Registration Dossier

Ecotoxicological information

Endpoint summary

Administrative data

Description of key information

Not harmful/toxic for aquatic life.

Additional information

Adequate chronic toxicity data are not available for Direct Blue 199, therefore the aquatic toxicity assessment and classification are based mainly on the short-term toxicity data available on both Direct Blue 199 and Direct Blue 199, sodium salt. The usage of information on a different salification form, which has the same main component and with a different counter ion, can be considered as suitable and appropriated because the difference is expected to not influence the ecotoxicological properties. The impurity profile does not impact on the read across proposed. Details on the approach followed are included in the document attached to the IUCLID section 13.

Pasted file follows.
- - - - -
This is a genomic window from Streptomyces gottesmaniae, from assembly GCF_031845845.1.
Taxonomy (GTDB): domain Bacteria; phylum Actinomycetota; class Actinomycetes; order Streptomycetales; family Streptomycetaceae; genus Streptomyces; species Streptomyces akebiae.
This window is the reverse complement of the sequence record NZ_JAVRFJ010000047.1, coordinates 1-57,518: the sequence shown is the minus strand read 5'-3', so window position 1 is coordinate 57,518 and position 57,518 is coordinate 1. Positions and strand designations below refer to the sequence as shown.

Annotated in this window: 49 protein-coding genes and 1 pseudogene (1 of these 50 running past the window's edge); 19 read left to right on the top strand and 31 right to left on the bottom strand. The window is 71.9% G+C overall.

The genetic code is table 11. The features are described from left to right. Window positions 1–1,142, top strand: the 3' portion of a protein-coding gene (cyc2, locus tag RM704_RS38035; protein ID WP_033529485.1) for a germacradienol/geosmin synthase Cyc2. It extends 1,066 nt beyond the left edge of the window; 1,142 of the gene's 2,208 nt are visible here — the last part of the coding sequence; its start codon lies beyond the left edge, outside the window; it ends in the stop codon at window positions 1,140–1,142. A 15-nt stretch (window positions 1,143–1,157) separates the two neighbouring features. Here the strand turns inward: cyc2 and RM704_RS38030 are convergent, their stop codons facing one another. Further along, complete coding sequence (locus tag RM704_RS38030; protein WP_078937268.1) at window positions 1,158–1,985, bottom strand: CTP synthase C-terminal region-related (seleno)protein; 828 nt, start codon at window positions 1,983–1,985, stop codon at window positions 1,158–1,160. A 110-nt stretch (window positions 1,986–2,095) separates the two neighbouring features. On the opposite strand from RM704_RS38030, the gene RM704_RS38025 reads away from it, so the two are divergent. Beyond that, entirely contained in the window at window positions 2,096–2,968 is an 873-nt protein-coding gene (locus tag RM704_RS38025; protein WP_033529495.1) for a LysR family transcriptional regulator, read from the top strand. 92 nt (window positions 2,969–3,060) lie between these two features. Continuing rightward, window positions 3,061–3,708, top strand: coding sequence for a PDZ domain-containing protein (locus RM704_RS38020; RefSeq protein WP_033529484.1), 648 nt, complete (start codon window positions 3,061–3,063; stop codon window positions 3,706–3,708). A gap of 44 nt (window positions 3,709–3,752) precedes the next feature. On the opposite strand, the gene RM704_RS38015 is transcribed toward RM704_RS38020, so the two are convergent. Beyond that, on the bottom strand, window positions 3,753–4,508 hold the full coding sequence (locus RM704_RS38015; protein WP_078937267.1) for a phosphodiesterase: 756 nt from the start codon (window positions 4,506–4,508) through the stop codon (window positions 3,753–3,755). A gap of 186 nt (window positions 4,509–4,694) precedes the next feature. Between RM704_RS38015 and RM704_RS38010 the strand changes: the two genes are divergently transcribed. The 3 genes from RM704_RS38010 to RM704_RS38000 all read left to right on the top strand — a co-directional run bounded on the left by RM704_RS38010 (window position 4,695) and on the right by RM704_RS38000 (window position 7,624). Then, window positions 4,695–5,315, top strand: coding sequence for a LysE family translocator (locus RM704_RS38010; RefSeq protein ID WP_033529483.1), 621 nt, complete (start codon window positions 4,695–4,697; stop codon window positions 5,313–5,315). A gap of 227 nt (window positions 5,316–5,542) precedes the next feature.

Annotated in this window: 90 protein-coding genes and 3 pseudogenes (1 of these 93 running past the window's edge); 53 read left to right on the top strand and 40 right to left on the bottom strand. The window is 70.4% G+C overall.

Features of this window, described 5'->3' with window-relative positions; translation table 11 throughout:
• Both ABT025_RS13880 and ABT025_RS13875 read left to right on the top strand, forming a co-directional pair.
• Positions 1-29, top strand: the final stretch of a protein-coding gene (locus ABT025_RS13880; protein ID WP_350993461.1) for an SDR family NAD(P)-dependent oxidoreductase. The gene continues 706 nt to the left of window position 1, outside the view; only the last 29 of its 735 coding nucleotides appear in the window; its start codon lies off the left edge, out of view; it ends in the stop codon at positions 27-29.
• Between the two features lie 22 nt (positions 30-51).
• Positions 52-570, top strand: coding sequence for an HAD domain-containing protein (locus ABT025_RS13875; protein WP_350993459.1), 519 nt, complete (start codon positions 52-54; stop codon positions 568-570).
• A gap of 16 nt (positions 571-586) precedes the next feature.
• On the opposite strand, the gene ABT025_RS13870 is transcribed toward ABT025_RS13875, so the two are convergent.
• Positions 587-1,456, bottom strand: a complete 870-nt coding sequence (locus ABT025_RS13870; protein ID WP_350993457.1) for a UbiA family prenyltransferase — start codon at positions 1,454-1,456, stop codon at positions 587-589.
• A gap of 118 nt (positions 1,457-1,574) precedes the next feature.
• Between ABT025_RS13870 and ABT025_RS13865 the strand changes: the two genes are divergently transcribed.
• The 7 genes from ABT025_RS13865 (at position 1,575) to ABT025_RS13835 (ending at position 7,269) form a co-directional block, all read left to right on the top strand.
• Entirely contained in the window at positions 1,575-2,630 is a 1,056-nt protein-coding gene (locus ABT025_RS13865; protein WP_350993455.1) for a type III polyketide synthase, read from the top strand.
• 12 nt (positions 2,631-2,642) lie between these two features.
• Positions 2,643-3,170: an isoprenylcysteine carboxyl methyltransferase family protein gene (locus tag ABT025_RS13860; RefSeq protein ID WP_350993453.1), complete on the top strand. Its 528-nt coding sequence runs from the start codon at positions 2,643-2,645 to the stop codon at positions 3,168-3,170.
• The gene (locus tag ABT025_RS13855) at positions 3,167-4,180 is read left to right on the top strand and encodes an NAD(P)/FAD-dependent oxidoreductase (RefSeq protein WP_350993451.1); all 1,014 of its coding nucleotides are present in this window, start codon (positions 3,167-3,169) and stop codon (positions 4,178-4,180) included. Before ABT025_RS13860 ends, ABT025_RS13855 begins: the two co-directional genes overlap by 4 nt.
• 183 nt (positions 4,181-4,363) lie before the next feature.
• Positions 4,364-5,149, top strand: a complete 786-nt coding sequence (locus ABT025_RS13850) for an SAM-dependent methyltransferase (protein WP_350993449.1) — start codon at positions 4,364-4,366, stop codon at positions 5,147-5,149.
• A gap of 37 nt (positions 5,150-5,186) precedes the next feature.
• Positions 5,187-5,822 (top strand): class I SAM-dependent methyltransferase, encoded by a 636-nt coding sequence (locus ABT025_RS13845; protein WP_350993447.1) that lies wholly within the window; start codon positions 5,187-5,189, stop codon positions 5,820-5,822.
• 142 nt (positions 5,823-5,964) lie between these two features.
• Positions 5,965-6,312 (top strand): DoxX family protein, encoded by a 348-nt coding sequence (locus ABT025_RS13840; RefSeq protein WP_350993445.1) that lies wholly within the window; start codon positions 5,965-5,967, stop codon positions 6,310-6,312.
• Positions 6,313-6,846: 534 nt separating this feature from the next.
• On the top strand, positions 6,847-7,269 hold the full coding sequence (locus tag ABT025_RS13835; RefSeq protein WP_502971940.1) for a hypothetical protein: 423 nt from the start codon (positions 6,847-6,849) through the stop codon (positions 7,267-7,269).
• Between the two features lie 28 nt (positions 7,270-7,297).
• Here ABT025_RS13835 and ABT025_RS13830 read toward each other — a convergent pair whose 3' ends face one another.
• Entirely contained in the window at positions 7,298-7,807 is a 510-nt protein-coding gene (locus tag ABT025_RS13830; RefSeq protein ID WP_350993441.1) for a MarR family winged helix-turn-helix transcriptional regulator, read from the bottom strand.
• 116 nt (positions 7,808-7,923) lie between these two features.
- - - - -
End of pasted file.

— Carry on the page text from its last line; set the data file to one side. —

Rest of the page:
Direct Blue 199 has a log Kow lower than 4, indicating a low potential for bioaccumulation and it is not rapidly degradable.

 

According to the CLP Regulation (EC 1272/2008), acute aquatic toxicity is normally determined using a fish 96-hour LC50, a crustacean species 48-hour EC50 and/or an algal species 72- or 96-hour EC50; nevertheless it is also specified in the Regulation that data on other species (e.g. Lemna spp.) shall also be considered if the test methodology is suitable. These species cover a range of trophic levels and taxa and are considered as surrogate for all aquatic organisms.

 

Data are available for fish (Brachydanio rerio and Salmo gairdneri), Daphnia magna and Lemna minor.

According to the CLP Regulation (EC 12720/2008) criteria for the identification of the classification categories for hazardous to the aquatic environment, all studies about short-term toxicity to fish and short-term toxicity to aquatic invertebrates fixed the short-term effect level higher than 100 mg/l.

The outcomes of the tests performed on the three trophic levels suggest that Direct Blue 199 is not harmful/toxic for aquatic life.

 

In conclusion, the Direct Blue 199 does not meet the criteria to be classified for the aquatic toxicity, according to the CLP Regulation (EC 1272/2008).